Tuesday, March 20, 2012

Evidence-Based Medicine: Primary Care Practices May Become Extinct: "We Tried to Tell You It Was Bad."

We will now discuss in a little more detail the Struggle for Existence.

Charles Darwin (1809-1882), The Origin of the Species

The devil is in the details.

Popular Saying

March 20, 2012 - The evidence is there. Primary care may not survive health reform and other economic pressures. In a 2010 Physician Foundation survey of 60,000 physicians, 63% of whom were primary care physicians, 68% said health reform would diminish the financial viability of their practices while 28% characterized their practices as “a dinosaur about to go extinct,” 58% as “on shaky ground,” and only 14% as “relatively robust and viable.”

The Physicians Foundation titled itw survey white paper as Health Reform and the Decline of Physician Private Practice. The Foundation is now conducting an electronic survey of 650,000 physicians, slated to be published in late summer or early fall.

The results of the previous and current survey may surprise the general public, who tend to think of all physicians as affluent.

An article in the March 16 Wall Street Journal entitled “Why America’s Doctors Are Struggling to Survive” paints a different picture.

It describes in detail why many doctors are on the verge of extinction, even as they seek to improve their practices through more effort and resources to coordinating care, offering continuous attention to patients, and implementing and maintaining electronic medical records.

The problem comes down to falling revenues, rising expenses, and a shrinking bottom line. A physician in a 3 person medical practice in the Denver-area says their practice “is not sustainable under the current payment conditions. There simply is not enough money to provide the services we provide.”

The Evidence is in The Details

Here is the balance sheet evidence of the Denver practice.


• $1,571, 773, salaries and benefits for 3 doctors and 22 staff.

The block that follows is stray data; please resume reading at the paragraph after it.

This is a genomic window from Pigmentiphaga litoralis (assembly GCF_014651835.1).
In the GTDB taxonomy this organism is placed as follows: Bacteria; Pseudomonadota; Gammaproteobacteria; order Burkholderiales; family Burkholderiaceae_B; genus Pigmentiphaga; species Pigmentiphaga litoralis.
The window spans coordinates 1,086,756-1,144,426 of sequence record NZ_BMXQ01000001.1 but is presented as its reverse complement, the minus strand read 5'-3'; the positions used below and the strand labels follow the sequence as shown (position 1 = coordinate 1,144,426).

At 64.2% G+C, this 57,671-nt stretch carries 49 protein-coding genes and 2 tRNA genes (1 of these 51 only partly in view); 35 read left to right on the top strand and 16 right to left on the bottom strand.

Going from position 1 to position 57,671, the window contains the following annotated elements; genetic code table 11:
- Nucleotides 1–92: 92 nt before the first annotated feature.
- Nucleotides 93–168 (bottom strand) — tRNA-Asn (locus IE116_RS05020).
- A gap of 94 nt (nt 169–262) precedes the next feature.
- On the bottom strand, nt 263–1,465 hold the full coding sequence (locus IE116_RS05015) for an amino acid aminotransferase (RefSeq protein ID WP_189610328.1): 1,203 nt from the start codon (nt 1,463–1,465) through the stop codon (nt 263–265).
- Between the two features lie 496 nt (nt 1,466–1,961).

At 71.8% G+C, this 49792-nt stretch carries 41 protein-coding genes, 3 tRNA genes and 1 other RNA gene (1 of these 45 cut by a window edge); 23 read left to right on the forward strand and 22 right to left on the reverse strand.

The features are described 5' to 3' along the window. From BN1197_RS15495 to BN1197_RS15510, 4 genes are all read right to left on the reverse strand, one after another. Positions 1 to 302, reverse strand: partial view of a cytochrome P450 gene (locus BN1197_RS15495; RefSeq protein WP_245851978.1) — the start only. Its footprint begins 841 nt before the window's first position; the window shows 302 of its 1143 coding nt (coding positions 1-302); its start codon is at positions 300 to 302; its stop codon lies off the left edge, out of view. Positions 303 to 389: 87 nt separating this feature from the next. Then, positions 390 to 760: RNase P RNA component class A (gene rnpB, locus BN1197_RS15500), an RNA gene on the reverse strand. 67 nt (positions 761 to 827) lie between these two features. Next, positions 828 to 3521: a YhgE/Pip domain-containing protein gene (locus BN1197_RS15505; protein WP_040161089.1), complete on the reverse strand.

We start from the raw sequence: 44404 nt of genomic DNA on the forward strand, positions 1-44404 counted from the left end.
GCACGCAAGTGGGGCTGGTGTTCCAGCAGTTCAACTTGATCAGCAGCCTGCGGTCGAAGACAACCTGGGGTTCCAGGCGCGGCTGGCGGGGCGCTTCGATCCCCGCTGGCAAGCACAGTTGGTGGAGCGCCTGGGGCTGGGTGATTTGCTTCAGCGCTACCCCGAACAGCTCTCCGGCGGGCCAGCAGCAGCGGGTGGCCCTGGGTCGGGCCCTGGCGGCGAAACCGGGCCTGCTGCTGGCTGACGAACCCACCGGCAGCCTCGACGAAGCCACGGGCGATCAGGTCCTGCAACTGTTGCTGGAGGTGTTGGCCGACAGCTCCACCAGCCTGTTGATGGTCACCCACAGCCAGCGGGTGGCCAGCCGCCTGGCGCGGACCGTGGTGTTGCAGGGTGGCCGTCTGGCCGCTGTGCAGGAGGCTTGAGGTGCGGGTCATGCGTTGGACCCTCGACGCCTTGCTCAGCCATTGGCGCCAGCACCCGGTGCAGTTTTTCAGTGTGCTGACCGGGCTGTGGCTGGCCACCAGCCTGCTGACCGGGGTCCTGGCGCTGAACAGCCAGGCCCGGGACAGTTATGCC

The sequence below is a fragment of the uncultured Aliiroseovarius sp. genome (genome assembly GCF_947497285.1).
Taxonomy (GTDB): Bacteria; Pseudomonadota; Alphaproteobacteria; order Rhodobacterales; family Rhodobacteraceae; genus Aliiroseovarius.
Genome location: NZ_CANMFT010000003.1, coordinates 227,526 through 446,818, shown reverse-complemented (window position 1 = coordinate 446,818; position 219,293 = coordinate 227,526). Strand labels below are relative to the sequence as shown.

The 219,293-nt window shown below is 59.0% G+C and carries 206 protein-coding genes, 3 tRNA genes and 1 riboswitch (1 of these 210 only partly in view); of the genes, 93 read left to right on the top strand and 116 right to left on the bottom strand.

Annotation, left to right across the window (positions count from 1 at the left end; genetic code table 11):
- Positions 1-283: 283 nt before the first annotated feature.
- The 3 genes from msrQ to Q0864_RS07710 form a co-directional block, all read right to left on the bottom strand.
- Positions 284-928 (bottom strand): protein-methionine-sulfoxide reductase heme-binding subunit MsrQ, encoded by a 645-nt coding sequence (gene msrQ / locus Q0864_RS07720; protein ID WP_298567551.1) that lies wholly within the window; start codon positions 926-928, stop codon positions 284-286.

• $243, 089, insurance company subsidies for “medical home” pilot project
• $222,763, Practice Association Medical Advantage Plan payment
• $33, 573, Grant to add a social worker
• $44,301, Government incentives

Total - $2, 115, 501

• $1,731,600, Salaries and benefits for 3 doctors and 22 staff
• $171,666, Rent
• $141,015, Everything from tongue depressors to needles
• $5,196, Maintenance of electronic records
• $36,763, Marketing and outreach

Total, $2,086, 240


Net Income, $29,261

Note that the practice received
$543,726 from sources other than office visits, and without these payments, the practice would have a total net income loss of $514,465 rather than a net of $29, 261.

What is not apparent in these figures is that maintaining a medical home (continuous coordinated care, meticulous follow-up, and increased attention to patients inside and outside the office with electronic health record support and maintenance) costs a significant amount of money. While the medical home concept may be attractive ideologically, it is draining financially.

Officials from UnitedHealth Group, Wellpoint, and Aetna – the three insurance companies who supplied the $243,089 to support the pilot “medical home” project say they are moving rapidly to new payment options to keep primary clinics viable, but in the case of the Denver clinic, payments will stop in May 2012, with no guarantee that payments will resume.

Meanwhile, when primary care practices go broke, practitioners have these options - medical homes, concierge/direct payment practices, community health center employment, accountable care organizations, or hospital employment. Other options, of course, are to retire, switch careers, go locum tenens, or cease seeing 3rd party patients – Medicare, Medicaid, the health plan recipients.

Given these details, it is small wonder that 68% of primary care practitioners believe their practices will be financially nonviable under reform and other economic contraints, that less than 10% of medical students are choosing primary care careers, that a shortage of 50,000 of primary care physician exists, that hospitals own more than 50% of primary care practices, and that 86% of primary care physicians consider independent practice either dinosaurs, destined for extinction, or on shaky ground; and that many practices seek other revenue sources – biopsies, other procedures, lab, -x-ray, or imaging ownership.

Someday, remaining primary care clinicians will look back, and say, “We tried to tell you it was bad.”

Tweet: Rising expenses, failing revenues, required electronic records, and regulations, may push independent primary care practice to extinction.

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